Events in a story are often related by cause and effect. One event, the cause, results directly in another event, the effect. Analyzing these cause-and-effect relationships can help you follow a complicated plot. As you read “Federigo’s Falcon,” use the diagram to keep track of cause-and-effect relationships.
Part II. Short Answer – Sorry, these are not in order!
1. Which details in the first paragraph reflect the time setting of the Middle Ages?
2. At the beginning of the story, how does Federigo try to win Monna Giovanna’s love?
3. Why did the characters in “Federigo’s Falcon” leave Florence and move to the countryside?
4. What was Monna’s opinion of Federigo when she learned he had killed and cooked his falcon?
5. What does the role of the brothers suggest about the status of women during the Middle Ages?
6. What happy event ends the story?
7. What qualities does the narrator admire in Coppo di Borghese Domenichi, the man from whom she heard the story she is about to tell?
8. How did Federigo lose his wealth?
9. What two reasons explain why the falcon is special to Federigo?
10. What did Monna Giovanna’s son say was the one thing that would make him feel better?
11. What was the cause of Monna Giovanna’s inner conflict when she went to visit Federigo? Do you approve with how she resolved it? Explain your answer.
12. How did Federigo’s meal indirectly cause the death of Monna Giovanna’s son?
13. After her son dies how eager is Monna Giovanna to marry? Use details from the tale to support your answer.
14. What did Monna Giovanna’s brothers demand of her, and what did she respond?
15. How were Federigo’s actions in keeping with the code of chivalry and courtly love?
16. At what point in the story does Monna Giovanna change her mind about Federigo?
17. What does the scene when Federigo weeps tell you about the medieval attitude toward crying?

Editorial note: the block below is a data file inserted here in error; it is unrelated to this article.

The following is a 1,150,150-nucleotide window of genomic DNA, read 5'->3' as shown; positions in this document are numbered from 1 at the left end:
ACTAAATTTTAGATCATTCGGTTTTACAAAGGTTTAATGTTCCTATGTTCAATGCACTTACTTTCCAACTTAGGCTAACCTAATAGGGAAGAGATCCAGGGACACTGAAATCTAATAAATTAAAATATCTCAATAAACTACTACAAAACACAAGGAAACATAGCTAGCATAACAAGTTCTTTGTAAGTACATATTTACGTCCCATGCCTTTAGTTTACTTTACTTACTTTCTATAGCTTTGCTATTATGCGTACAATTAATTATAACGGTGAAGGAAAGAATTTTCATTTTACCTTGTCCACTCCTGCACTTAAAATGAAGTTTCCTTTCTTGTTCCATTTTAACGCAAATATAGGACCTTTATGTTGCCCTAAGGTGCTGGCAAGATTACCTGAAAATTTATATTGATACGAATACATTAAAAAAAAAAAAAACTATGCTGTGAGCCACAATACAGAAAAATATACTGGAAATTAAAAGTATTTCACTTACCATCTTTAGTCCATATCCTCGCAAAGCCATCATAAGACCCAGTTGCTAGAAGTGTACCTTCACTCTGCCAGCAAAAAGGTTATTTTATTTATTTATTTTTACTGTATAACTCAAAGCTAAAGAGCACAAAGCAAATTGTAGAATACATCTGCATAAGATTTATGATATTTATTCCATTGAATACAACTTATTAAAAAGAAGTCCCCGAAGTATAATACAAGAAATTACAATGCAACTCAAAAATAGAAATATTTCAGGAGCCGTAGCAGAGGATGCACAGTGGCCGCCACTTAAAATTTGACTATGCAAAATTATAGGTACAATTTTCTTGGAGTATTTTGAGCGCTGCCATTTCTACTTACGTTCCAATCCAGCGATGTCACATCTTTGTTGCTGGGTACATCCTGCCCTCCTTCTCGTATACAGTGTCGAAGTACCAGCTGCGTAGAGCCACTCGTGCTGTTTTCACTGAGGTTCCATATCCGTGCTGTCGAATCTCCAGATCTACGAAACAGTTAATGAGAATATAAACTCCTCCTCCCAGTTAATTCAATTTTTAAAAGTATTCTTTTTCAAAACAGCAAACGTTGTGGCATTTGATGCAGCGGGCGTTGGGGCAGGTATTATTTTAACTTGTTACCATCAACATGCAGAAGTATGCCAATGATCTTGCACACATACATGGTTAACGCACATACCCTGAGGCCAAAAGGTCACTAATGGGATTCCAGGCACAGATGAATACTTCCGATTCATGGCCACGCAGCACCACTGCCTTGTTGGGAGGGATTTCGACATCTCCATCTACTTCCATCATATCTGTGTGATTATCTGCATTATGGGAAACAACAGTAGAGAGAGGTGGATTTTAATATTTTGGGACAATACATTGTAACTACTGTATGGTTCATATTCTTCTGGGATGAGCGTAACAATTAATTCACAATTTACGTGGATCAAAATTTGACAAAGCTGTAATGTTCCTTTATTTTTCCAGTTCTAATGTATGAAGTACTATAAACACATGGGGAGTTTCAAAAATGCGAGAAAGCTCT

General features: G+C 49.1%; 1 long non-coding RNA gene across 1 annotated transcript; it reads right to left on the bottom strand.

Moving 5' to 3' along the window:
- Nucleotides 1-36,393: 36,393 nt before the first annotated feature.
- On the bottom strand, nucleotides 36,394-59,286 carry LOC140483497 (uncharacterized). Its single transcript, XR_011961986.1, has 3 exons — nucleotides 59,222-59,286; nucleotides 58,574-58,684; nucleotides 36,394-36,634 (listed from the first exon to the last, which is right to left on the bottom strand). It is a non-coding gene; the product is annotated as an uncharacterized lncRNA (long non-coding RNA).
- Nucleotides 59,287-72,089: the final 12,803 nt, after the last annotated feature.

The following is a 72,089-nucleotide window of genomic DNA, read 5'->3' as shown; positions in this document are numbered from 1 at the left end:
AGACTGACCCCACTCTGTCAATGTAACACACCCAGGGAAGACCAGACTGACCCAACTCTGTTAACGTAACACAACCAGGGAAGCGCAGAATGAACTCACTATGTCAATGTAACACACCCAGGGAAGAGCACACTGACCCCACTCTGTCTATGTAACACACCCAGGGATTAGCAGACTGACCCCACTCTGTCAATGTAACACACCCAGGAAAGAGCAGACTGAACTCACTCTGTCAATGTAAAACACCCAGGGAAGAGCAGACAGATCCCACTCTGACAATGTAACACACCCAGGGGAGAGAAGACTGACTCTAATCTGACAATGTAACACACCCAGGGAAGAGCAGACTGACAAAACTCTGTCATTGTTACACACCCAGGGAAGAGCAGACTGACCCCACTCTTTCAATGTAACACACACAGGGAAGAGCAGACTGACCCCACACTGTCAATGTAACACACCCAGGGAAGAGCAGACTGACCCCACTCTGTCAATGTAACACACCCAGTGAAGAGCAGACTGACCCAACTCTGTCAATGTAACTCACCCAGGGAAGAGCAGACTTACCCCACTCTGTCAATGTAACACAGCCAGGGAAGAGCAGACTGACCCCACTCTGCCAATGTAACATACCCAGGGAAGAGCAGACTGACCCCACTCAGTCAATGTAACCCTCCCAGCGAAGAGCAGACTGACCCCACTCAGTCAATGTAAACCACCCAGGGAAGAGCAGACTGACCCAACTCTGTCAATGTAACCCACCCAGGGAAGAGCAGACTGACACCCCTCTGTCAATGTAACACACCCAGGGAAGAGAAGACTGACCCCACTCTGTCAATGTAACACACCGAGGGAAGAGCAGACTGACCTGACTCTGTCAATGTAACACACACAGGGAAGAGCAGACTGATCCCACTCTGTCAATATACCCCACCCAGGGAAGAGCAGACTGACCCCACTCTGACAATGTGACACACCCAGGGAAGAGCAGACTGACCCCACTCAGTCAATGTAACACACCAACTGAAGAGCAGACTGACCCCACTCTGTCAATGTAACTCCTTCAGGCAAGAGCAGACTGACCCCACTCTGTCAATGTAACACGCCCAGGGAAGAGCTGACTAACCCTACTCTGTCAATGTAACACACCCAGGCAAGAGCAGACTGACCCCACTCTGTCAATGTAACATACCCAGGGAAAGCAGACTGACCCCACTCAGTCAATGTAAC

18. Paraphrase Federigo’s speech beginning with “My lady …” (on the bottom of page 211)
19. The background information explains this story was meant to have a “happy ending”. Do you believe it’s happy? Why or why not?
20. Because Federigo is madly in love, his life is troubled. If Federigo were not so devoted to Monna Giovanna, how might the story change?
21. For each scene listed, circle virtuous or vain to describe Monna Giovanna. Explain your answer on the line!
22. Situational irony happens when a reader or character expects one thing to happen, but something different happens. What is ironic about the dinner Federigo serves Monna Giovanna?
23. Compare Texts: In “The Pardoner’s Tale,” how do the rioters feel about money? In “Federigo’s Falcon,” how does Federigo feel about money?
Part III. Thoughtful Response – Answer each question in one to two well-developed paragraphs on your own paper and staple it to the back of this sheet. Be sure to be specific and use textual evidence to support your answer!! 24. Does this tale present love as having positive or negative consequences tale? Use details from the tale to support your opinion.
25. Is this tale about love, or is it about virtue? Support your opinion with details from the tale.